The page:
when the work gets tough, the tough figure it out and keep going

I don’t know about you, but the first few weeks of Spring were reeeally difficult for my “work” brain.

It got sunny outside, the days got longer, I was traveling (heyo Alaska, whaddup?), and my focus had absolutely gone to shit.

If productivity comes in waves, I was sitting at the bottom. I’m talking Keanu-Reeves-day-1-undercover-on-Point-Break bottom. Stuck.

But thanks in part to finding my “why,” in part to reviewing my goals, in part to revisiting tools like time blocking and the Pomodoro timer, and in part to just getting off my ass and getting some work done, I feel like I’m on my way to the top again.

I don’t think productivity dry spells are all a bad thing. We can’t be in Hero Mode all the time. But it’s important to be aware of where you are and not to get bogged down.

What part of the wave are you on?

If you’re right at the peak looking down on all of us slackers and tackling the swells Bodhi-style, rock on.

But if you’re sitting at the bottom, don’t get too discouraged.

It’s easy to get stuck and overwhelmed with everything that’s going on. When you’re in that mindset, the smallest task seems like an insurmountable obstacle and you start spinning your wheels.

Here’s a few things that helped me get out of my funk and do work:

Really flesh out your goals. There are a lot of trendy ways to talk about goal setting. Finding your “why,” vision boarding, manifesting, etc. But it really is important.

If you can’t envision where your work is going to bring you, it will be just an endless list of tasks and drudgery.

Personally, I have what I call a “mindset document,” which is really just a note I keep in Evernote.

I have a short description of the person I want to be, a list of traits I aspire to keep, a personal mission statement, and even a number of photos that I find motivational.

Most importantly, I have a list of VERY detailed goals, both short- and long-term.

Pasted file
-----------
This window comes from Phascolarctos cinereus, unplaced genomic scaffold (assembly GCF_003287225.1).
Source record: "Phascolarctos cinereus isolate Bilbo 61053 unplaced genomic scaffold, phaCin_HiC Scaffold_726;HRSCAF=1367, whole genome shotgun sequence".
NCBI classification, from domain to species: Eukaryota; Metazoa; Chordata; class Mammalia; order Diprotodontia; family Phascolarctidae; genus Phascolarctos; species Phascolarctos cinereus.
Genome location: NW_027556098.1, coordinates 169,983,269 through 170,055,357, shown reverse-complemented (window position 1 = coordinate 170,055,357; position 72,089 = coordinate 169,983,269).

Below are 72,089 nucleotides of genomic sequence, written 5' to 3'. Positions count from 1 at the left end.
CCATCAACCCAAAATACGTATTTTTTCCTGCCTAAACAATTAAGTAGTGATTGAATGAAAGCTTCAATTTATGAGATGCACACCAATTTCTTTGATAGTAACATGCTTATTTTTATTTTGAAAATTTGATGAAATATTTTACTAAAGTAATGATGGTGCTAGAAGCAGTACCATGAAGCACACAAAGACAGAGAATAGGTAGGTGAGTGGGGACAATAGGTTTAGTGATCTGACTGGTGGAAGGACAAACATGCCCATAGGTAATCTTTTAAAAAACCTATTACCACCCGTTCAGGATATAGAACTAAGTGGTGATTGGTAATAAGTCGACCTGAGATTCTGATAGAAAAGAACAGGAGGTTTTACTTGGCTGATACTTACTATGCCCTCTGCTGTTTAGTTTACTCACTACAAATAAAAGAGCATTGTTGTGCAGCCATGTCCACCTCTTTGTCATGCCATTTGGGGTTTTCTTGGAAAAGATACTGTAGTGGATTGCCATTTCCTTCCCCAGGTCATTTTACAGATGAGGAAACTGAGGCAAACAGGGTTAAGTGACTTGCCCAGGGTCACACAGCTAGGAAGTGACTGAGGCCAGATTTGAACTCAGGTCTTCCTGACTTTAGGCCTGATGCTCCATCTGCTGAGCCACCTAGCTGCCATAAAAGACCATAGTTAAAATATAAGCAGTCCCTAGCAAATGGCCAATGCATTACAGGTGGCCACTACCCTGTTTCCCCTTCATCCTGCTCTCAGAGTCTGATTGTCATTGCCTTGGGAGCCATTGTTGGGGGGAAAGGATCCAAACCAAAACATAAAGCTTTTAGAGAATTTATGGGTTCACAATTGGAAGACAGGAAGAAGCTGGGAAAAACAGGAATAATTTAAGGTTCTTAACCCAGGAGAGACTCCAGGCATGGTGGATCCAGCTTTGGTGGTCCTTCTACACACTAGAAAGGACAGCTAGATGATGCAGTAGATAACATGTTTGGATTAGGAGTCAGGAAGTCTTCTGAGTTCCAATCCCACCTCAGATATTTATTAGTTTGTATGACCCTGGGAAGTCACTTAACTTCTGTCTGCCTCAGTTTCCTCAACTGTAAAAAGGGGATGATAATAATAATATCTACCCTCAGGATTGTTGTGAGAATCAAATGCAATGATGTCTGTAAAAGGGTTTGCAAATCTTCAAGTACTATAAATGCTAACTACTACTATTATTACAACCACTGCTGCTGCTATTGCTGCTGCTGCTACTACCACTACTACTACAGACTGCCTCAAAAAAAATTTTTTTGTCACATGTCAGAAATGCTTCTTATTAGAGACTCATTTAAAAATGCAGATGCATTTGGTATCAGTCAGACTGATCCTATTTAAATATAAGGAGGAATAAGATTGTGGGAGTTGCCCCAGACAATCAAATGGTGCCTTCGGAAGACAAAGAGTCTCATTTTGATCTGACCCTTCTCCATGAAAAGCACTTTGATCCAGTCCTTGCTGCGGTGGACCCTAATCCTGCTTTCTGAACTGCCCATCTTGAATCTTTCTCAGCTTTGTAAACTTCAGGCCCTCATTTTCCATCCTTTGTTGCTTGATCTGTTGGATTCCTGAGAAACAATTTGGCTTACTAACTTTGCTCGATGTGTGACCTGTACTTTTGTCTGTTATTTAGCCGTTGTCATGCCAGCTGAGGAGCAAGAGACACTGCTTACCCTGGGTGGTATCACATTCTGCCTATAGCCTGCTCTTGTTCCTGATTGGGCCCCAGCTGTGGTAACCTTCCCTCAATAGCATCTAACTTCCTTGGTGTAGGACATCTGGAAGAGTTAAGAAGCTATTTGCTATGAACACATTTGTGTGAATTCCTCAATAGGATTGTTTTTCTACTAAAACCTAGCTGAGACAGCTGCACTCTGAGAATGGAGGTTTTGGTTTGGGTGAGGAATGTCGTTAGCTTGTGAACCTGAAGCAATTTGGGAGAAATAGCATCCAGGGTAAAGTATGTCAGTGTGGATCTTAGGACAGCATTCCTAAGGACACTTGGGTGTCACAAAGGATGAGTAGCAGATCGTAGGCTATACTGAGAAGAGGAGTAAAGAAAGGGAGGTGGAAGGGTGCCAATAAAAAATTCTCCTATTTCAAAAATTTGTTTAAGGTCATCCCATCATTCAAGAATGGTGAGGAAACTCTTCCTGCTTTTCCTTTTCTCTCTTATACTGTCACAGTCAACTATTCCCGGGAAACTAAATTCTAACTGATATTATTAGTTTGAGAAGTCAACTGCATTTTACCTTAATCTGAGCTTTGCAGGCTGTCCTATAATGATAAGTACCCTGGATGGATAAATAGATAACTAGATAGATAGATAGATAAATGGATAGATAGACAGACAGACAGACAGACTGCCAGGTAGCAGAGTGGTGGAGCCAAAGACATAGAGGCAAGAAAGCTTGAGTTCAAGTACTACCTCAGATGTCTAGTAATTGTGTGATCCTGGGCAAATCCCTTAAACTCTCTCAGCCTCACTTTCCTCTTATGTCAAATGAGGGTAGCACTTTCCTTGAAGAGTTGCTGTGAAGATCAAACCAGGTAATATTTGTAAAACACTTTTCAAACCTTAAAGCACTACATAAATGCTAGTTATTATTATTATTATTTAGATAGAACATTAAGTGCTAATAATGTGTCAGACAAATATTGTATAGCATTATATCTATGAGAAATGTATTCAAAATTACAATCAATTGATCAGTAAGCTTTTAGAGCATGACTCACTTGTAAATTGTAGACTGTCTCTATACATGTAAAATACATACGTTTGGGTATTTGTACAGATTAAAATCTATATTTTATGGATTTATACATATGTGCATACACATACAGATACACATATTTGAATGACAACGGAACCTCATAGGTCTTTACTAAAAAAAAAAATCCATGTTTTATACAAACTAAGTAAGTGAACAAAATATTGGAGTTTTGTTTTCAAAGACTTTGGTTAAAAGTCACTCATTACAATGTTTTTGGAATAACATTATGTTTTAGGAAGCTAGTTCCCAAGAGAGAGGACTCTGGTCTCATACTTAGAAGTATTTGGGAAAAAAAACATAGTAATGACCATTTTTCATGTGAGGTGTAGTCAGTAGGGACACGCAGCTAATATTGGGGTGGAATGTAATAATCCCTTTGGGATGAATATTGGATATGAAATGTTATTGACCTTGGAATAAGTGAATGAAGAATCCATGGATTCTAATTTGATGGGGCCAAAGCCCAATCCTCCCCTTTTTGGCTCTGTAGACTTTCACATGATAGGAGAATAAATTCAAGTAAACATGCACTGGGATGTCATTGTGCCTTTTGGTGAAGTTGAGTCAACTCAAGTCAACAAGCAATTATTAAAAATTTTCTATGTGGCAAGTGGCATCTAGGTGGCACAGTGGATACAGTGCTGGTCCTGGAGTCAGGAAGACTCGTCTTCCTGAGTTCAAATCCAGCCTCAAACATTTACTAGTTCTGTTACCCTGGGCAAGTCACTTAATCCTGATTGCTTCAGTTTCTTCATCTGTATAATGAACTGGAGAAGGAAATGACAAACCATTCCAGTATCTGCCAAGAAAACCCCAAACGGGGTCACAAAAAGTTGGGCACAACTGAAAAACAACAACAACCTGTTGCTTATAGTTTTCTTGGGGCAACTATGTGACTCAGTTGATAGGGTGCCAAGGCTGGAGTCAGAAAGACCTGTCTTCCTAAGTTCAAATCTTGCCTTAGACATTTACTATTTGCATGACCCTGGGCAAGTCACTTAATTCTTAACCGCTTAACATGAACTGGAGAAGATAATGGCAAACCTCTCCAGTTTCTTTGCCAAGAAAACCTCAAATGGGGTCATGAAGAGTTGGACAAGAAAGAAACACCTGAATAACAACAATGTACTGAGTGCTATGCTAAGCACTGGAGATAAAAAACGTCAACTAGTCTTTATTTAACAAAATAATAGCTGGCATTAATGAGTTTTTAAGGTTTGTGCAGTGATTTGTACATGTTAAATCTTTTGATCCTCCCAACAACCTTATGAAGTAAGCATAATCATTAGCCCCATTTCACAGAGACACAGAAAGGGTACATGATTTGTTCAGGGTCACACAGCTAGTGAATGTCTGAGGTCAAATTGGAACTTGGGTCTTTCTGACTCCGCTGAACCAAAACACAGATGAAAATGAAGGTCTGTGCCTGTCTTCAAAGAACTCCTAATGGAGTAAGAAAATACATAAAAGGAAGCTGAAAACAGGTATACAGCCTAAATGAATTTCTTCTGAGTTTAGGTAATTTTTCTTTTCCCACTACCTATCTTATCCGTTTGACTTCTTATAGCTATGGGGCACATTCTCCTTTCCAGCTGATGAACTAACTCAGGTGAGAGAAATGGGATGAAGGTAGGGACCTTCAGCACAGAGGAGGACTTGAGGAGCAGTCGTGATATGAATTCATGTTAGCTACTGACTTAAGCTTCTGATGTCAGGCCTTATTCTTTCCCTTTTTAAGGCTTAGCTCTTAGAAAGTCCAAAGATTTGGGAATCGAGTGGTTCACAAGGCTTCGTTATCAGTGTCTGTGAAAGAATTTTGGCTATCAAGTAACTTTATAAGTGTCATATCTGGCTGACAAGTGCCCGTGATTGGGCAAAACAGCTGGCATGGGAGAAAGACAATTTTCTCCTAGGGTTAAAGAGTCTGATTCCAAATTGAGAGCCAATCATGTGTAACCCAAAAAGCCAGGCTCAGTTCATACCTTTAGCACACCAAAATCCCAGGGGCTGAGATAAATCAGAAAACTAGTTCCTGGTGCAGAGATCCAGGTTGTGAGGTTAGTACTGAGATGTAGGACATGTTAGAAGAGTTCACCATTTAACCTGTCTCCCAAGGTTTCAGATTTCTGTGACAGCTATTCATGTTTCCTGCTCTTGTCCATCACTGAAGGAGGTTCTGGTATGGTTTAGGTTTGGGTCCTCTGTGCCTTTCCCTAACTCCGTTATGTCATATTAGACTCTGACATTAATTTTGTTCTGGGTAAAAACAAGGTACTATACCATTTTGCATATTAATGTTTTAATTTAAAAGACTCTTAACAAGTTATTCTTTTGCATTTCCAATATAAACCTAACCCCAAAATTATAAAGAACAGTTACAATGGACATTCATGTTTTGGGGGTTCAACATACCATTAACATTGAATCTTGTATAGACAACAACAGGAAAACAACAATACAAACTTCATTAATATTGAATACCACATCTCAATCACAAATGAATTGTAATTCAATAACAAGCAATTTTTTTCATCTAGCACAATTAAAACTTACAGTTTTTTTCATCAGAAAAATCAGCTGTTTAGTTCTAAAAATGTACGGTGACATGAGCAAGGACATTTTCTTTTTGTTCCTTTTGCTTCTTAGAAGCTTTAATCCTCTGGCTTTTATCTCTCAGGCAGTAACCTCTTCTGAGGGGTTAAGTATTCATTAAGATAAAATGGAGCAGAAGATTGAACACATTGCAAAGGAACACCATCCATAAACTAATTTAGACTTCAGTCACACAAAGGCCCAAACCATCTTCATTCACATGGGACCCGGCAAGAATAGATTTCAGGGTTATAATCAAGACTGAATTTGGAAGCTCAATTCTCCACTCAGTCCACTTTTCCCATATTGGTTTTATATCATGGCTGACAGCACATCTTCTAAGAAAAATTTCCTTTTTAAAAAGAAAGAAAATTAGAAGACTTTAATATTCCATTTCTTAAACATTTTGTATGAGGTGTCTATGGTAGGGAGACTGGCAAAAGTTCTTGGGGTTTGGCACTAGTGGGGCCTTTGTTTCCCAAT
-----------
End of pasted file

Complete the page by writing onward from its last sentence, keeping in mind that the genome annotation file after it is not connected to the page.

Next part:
When I say very detailed, I mean I can TASTE them. And you should be able to taste yours, too.

“Make my SEO services profitable” isn’t good enough.

“Sign 5 new clients next month for $1,500 each” is something you can taste.

Figure out what your holdup is.

So now you know where you want to be. Why aren’t you there yet?

Take some time to figure out what the steps are and which ones you’re stuck on – keep in mind that these might always be changing, and that’s okay!

For the most part, my struggle is focus. It’s not that I can’t work, it’s that I bounce around, get distracted, and try to do too many things at once. This kills the entrepreneur.

Once you know what your problem is, it will be easier to address it. For me, I needed to employ tools and systems like blocking time on my calendar, using a Pomodoro timer, and doing my damnedest to NEVER MULTI-TASK.

Determine your problem, figure out what steps you should take or tools you need to fix that problem, and put those into action.

DO WORK.

Easy, right?

It should be, by all rights, once we have a blueprint to follow.

But if you’re anything like me (or anything like most entrepreneurs I’ve worked with), that’s not the end of the story.

I’m a chronic over-preparer. I spent 45 minutes and three dozen chrome tabs looking for the perfect task timing app.

We get so caught up in tools and lists that we forget one really important thing… everything changes!

Life is a series of making decisions, discovering that it isn’t working like you thought it would, readjusting, and trying again.

Don’t worry about setting the perfect stage. Allow yourself to fumble for a while. But take all your fumbles, acknowledge that they’re a learning experience, put your learning to good use, and GET SOME WORK DONE.

Perfection is the enemy of progress. “Good enough” gets stuff done.

Your Thoughts?